Now they face another potential upset in Friday's FA Cup tie at Millwall before entertaining fellow relegation candidates Newcastle on Tuesday. Lambert is believed to be under no imminent threat for his job and only last week sources close to the club were adamant that Villa "needed stability and continuity rather than change".
But the pressure will inevitably increase should they suffer another cup exit to lower league opposition and then lose to the Magpies, who themselves have been in free-fall.
When asked if he was still the man to take Villa forward, Lambert said: "Yes, absolutely. When you ask managers that, they will tell you they just get on with it until they hear anything different.
"You have to run with it. There are two ways. You either lie down and take it or you come out fighting.
"I am certainly not going to lie down. I have never done it. I will come out fighting."
Lambert knows Villa have thrown away a golden opportunity to secure a second Wembley final in the League Cup in four years.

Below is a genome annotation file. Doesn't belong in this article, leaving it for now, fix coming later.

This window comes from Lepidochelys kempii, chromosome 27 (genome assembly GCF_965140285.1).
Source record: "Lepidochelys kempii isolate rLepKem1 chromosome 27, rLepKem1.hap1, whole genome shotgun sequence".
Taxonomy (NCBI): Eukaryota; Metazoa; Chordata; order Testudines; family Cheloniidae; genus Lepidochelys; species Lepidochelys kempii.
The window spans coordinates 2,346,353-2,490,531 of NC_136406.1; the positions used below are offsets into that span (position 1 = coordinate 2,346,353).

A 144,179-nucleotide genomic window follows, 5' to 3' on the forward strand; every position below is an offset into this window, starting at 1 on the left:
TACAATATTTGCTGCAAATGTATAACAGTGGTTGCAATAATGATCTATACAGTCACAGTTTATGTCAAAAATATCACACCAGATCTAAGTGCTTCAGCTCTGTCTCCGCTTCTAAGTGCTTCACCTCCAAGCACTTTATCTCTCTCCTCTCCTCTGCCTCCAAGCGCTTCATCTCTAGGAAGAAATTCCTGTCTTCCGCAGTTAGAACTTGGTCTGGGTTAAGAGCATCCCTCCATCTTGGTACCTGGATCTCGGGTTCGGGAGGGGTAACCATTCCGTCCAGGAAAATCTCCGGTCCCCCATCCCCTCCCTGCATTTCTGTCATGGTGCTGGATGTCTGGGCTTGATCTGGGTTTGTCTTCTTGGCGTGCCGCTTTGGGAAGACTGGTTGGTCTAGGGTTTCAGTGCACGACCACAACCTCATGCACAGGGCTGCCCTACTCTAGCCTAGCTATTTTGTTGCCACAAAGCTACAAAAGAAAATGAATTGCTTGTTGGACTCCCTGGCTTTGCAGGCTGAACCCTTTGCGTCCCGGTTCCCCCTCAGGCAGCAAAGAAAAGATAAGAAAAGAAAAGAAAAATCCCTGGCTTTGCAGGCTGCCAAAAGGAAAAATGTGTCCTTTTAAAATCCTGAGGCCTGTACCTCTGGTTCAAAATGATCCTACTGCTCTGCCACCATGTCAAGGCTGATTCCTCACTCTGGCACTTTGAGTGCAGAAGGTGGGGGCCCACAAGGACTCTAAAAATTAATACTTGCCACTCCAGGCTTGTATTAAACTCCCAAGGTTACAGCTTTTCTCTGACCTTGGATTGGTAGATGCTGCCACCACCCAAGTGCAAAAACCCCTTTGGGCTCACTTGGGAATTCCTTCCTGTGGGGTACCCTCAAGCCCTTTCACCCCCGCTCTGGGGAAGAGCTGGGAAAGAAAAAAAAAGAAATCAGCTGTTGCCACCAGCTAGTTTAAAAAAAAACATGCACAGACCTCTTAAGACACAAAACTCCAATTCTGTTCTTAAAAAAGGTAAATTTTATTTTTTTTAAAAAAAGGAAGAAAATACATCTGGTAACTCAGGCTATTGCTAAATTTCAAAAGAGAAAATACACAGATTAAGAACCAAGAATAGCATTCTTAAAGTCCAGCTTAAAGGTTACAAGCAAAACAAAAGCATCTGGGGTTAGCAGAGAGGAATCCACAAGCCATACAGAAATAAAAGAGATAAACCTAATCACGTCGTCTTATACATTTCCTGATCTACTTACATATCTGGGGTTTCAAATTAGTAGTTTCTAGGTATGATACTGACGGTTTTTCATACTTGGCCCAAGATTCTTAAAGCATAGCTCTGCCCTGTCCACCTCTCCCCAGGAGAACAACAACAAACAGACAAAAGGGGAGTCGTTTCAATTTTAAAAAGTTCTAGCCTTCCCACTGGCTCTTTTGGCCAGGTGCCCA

As in the first leg, a set-piece led to their downfall as Bradford striker James Hanson headed the crucial goal which divided the teams.
Lambert said: "Everyone is hurt because you will never have a better chance to get to a cup final throughout your whole career, even the young lads. It may take them 10 or 12 years to get even close to one again. That's the hurt.
"In the first half, we looked really fine, we looked good, we got a goal and you thought we'd go on and get the chances.
"But over the two semi-final legs we have lost four goals from set-pieces. That's where the hurt is."
Christian Benteke opened the scoring on the night and substitute Andreas Weimann's late goal put Villa back in front after Hanson's intervention, but Bradford held on.